My dad always used to say if you had an itchy nose it meant rice pudding for tea… goodness knows why! He had a lot of funny sayings! Mum often made rice pudding at home, and I never asked her how she made it, I guess in the most simple way, rice, milk, sugar; we had it just plain like that, no jam or syrup or anything else – although I think when we had those other milk puddings made from tapioca, sago and semolina we had a spoonful of jam plopped in the middle.
I’m going to make a rice pudding at the weekend, but I think I will add some spices like cardamom, all spice, nutmeg and maybe a teeny bit of cinnamon – I don’t like cinnamon very much but mixed with other things it’s fine! So what recipe? I think Mum would have used Mrs Beeton- 1 pint of milk, 3 tablespoons of rice, 1½tablespoons of sugar, salt and nutmeg; interestingly in the recipe I have in which was published in 1912 she says ‘average cost 3d (2½p – about £1.33 today) sufficient for 3 or 4 persons; NOTE – skim milk and ½ an ounce of butter or a level tablespoon of finely chopped suet may be used instead of new milk.’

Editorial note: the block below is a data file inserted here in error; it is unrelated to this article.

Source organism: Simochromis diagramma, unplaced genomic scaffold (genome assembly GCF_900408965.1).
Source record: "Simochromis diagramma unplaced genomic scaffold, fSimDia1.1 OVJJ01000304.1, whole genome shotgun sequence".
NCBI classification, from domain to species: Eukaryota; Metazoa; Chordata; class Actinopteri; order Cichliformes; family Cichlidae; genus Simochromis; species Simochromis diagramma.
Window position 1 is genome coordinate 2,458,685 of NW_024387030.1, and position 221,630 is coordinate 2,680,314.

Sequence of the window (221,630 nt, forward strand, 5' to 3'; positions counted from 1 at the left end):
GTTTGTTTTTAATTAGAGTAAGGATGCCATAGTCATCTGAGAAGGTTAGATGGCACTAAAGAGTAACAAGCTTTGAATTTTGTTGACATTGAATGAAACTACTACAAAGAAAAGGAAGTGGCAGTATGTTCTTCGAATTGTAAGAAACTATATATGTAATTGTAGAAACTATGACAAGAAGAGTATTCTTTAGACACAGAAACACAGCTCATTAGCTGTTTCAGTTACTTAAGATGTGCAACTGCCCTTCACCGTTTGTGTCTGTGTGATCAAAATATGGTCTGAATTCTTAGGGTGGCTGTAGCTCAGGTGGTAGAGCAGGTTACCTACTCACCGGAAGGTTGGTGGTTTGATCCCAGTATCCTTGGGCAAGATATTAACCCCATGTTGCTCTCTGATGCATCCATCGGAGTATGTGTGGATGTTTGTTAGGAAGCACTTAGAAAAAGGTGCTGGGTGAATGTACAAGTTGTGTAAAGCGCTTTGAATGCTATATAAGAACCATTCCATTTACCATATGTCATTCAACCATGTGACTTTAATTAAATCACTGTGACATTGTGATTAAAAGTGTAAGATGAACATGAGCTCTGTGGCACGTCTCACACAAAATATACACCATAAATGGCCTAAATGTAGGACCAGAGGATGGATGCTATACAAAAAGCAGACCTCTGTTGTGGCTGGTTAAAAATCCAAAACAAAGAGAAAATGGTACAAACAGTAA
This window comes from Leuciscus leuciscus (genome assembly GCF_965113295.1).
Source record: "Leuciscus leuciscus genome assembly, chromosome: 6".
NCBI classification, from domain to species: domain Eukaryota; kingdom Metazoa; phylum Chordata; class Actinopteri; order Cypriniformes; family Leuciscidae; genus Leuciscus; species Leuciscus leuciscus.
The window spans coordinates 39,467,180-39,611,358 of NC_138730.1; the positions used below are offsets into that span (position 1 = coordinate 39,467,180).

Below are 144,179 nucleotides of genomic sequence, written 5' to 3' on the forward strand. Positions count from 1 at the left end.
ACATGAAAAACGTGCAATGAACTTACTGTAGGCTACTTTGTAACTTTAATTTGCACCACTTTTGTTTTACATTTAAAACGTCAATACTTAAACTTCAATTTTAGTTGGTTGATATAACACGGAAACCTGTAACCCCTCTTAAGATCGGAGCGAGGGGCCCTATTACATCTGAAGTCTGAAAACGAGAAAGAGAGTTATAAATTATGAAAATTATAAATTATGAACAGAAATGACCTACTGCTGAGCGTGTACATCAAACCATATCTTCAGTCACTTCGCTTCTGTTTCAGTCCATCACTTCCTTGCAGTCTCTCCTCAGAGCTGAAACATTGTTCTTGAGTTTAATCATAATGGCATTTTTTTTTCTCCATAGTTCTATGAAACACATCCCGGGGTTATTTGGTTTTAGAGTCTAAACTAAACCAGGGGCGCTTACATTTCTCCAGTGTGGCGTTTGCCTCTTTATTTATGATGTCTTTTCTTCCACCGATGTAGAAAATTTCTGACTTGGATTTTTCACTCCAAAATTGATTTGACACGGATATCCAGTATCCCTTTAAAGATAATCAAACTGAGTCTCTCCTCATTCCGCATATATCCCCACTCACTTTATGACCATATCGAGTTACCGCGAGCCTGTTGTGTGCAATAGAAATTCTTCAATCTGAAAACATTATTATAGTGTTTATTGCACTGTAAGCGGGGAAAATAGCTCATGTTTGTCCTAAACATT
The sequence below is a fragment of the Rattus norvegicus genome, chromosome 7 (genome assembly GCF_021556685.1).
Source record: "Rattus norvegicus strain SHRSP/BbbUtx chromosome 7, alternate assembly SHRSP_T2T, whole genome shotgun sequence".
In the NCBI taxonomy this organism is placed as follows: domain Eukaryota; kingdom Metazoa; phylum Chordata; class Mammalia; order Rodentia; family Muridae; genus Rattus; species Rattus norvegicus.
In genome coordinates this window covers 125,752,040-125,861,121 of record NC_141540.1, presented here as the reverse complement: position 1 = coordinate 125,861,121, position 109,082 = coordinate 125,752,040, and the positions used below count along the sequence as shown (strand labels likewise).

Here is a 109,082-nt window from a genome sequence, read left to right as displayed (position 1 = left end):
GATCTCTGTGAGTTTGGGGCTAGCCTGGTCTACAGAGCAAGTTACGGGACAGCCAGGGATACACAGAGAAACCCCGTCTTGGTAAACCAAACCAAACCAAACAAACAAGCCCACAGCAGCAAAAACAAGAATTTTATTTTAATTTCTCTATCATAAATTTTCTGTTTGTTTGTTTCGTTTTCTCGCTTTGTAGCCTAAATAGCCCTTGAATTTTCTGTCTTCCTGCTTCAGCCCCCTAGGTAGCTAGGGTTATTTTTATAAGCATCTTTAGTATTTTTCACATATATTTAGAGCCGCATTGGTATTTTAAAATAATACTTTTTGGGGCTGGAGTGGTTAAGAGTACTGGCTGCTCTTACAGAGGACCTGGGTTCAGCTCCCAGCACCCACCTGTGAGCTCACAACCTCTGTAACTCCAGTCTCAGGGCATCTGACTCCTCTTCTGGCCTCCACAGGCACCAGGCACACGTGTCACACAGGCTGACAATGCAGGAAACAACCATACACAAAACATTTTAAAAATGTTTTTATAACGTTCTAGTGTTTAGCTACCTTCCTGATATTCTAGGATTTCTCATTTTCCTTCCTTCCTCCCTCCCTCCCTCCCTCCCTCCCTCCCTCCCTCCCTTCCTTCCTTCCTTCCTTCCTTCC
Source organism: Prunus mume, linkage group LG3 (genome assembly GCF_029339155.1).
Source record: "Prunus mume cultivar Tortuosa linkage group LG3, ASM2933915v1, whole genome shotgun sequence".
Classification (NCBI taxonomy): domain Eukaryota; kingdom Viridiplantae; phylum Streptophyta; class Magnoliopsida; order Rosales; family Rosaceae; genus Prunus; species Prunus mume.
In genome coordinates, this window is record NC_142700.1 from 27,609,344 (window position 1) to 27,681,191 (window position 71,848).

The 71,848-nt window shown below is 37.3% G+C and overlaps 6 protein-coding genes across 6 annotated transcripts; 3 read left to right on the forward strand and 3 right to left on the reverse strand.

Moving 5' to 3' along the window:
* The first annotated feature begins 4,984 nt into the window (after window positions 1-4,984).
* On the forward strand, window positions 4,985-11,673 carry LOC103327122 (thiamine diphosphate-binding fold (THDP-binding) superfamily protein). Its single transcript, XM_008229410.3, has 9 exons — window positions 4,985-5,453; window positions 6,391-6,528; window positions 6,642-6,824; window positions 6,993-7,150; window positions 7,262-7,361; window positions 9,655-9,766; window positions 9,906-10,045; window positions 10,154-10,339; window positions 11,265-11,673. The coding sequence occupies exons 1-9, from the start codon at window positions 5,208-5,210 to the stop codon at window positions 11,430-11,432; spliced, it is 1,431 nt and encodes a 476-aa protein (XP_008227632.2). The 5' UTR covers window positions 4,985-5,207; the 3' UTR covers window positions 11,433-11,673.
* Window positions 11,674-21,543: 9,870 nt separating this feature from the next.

In my favourite Indian cookery book, ‘Indian Regional Cookery’ by Meerea Taneja, there are quite a few rice pudding recipes – a simple one called payasam from Tamil Nadu made with rice, milk, jaggery or sugar and roasted cashew nuts, a similar one called pongal made with brown sugar, a pinch of cardamom and some ghee, and zaffrani chawal made with long-grained basmati rice not pudding rice, sugar, saffron, slivered almonds, pistachio nuts, green raisins, cardamom and decorated with edible silver – it sounds very grand and delicious and was traditionally served at the festival of Basant, celebrating spring. A very similar recipe from Gujarat is called doodh pak puri, and one from Orissa, meetha narial bhat using coconut (fresh) cardamoms, almonds, green raisins also sounds lovely – so does kamla kheer from Bihar which has mandarins in it – that actually sounds just the sort of thing to finish a meal! The variety of Indian rice puddings is no doubt endless, I imagine each mum has her own recipe – I have just spotted another, zarda from Kashmir with plenty of spices, saffron, cardamom, cloves, nutmeg, cinnamon and lemon juice… another one maybe I could try… I will report back!